Some people suggest we should regulate social media. I suggest we reform our behavior along with regulating technology. This is our opportunity – the infrastructure and scaffolding of our individual and collective behavior still need to be implemented. Social media platforms create a forum for free speech. We can take responsibility for how we behave on social media and in life, and to do so, we must continue to grow as human beings.

5. The paradigm of influencers and obsession with celebrity

Constant learning and human development spark consciousness and awareness. With awareness comes aligned action – not being asleep at the wheel and allowing ourselves to be unconsciously influenced by anything or anyone. It’s OK to be influenced as long as you are present and taking personal and collective responsibility for any actions that come from being influenced.

Here are three prevalent phenomena on social media:

  • Impression management – trying to manage how people see us to avoid being genuine or truthful.

  • Online disinhibition effect – behaving differently online than if in person, sitting across from someone.

  • Obsession with celebrity – keep reading.

Celebrities are human beings, just like you and me. Yet, we put them on a pedestal without knowing what they stand for. They are PAID for endorsements. This is an inherent conflict of interest. Have you ever heard a celebrity say, “You shouldn’t buy this product because it will poison you?” Of course not!

We’ve all seen reports of celebrities and influencers behaving harmfully. Still, we don’t need to eliminate celebrities and influencers – some use their platforms for good. Discernment is essential. Here are some inquiries to bring more awareness to what you are being influenced by:

  • “How am I unconscious and on autopilot?”

  • “What am I allowing myself to be influenced by, and how does it impact my actions?”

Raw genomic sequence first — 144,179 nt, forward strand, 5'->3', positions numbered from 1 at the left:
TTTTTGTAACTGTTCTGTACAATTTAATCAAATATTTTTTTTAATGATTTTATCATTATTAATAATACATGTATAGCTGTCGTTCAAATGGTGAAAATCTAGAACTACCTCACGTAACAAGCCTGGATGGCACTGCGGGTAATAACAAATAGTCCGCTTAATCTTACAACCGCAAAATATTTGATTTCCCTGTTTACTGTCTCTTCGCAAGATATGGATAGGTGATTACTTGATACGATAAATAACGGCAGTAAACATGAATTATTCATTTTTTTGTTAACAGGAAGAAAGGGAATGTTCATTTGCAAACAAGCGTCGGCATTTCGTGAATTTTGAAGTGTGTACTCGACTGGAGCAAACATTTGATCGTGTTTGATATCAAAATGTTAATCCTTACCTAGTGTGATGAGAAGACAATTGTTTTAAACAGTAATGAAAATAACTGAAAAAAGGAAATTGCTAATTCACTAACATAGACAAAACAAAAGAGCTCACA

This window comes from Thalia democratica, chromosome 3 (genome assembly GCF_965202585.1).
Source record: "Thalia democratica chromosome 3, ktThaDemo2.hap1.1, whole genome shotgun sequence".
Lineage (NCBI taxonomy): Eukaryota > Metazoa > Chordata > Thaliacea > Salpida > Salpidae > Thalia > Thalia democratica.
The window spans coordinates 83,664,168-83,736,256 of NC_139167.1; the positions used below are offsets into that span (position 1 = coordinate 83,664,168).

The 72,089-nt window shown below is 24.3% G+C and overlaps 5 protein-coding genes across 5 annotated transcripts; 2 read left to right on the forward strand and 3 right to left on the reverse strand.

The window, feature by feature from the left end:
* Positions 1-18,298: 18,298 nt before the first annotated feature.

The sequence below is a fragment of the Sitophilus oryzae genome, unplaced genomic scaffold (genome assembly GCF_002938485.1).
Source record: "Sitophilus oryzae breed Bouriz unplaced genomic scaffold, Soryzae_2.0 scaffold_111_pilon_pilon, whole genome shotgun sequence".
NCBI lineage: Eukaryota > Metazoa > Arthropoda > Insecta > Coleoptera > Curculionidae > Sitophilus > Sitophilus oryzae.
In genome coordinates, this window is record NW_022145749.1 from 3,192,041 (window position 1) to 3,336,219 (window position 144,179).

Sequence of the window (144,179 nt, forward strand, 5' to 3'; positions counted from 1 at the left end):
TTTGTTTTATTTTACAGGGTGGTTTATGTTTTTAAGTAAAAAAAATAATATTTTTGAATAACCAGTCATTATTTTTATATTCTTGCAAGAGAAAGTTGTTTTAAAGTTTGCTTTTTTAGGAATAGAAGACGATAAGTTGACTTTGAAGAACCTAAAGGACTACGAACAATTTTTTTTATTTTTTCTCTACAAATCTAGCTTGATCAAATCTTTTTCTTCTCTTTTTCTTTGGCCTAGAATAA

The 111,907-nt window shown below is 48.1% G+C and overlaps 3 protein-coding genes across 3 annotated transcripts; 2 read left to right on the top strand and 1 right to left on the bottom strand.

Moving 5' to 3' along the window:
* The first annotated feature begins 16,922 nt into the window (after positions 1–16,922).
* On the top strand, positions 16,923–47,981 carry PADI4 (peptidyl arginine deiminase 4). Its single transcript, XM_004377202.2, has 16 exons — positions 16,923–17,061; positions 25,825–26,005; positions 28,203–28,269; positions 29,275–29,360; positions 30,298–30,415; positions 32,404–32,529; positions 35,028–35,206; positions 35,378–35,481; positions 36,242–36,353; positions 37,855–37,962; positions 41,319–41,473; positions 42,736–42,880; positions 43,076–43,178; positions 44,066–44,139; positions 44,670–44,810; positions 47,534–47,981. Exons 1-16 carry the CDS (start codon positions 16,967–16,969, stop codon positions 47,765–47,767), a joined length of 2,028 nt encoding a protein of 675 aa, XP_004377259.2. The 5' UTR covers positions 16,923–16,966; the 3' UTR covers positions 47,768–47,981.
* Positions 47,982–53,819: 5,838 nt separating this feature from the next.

• “Why exactly do I admire this person? What qualities do I want to bring out in myself? Do they share my values?”

  • “Am I unrealistically trying to create my life similar to a celebrity?”

  • “What do I want?”

  • “How can I be alert and present on social media, take responsibility for my behavior, and ask others to do the same?”

6. Population growth has boomed

The global population statistics as indicated by

  • 1800 = 1.0 billion

  • 1900 = 1.6 billion

  • 1969 = 3.6 billion

  • 2023 = 8.0 billion

The global population has more than doubled since 1969, shocking social, economic, environmental, and all other systems. This event, plus technological advances, means humans are playing catch up. We can no longer wait for governments, schools, corporations, or anyone else to teach us the social skills necessary today and going forward, which brings me to my next point.

7. The urgency for social learning

Social skills are not taught in schools. Pre-COVID children attended school to learn reading, writing, and arithmetic. They learned social skills by interacting with each other and figuring out how to behave together instead of being intentionally taught. COVID disrupted this by forcing kids to online learning, missing the opportunity to learn how to collaborate.

The same is valid for adults. We focus so much on what we do and have ignored, HOW we do it – HOW we relate and behave while interacting. Life is THE lab for human development. If you are a leader, consciously develop yourself and your team. What is required is to transfer some time and energy to learning. I posit that all human beings make time for development. Just two hours per week dedicated to your development will spark your growth. Everyone can benefit from an individual development plan.

You can start with Evolution Revolution: Conscious Leadership for an Information Age. It’s your individual development plan, team development roadmap, and culture handbook. You can also dive into your learning and development with my online course.

Follow me on Facebook, Instagram, and LinkedIn, and visit my website for more information!

Abigail Stason Brainz Magazine

Abigail Stason, Executive Contributor Brainz Magazine

More Master Teacher than coach, Abigail “Abby” Stason is a social activist and skill builder with 20+ years of professional experience as a leader, organizational consultant, and group facilitator. As a disrupter, Abby is committed to a new social awareness in favor of exposing outdated structures that are no longer of service, giving way to the experience of peace, freedom, and truth in the world. She is a catalyst for societal evolution. In short, she helps human beings, leaders, teams, and organizations wake up by equipping them with behavioral skills for a modern world. Abby created a conscious leadership curriculum, a series of practices that are easily accessible to everyone.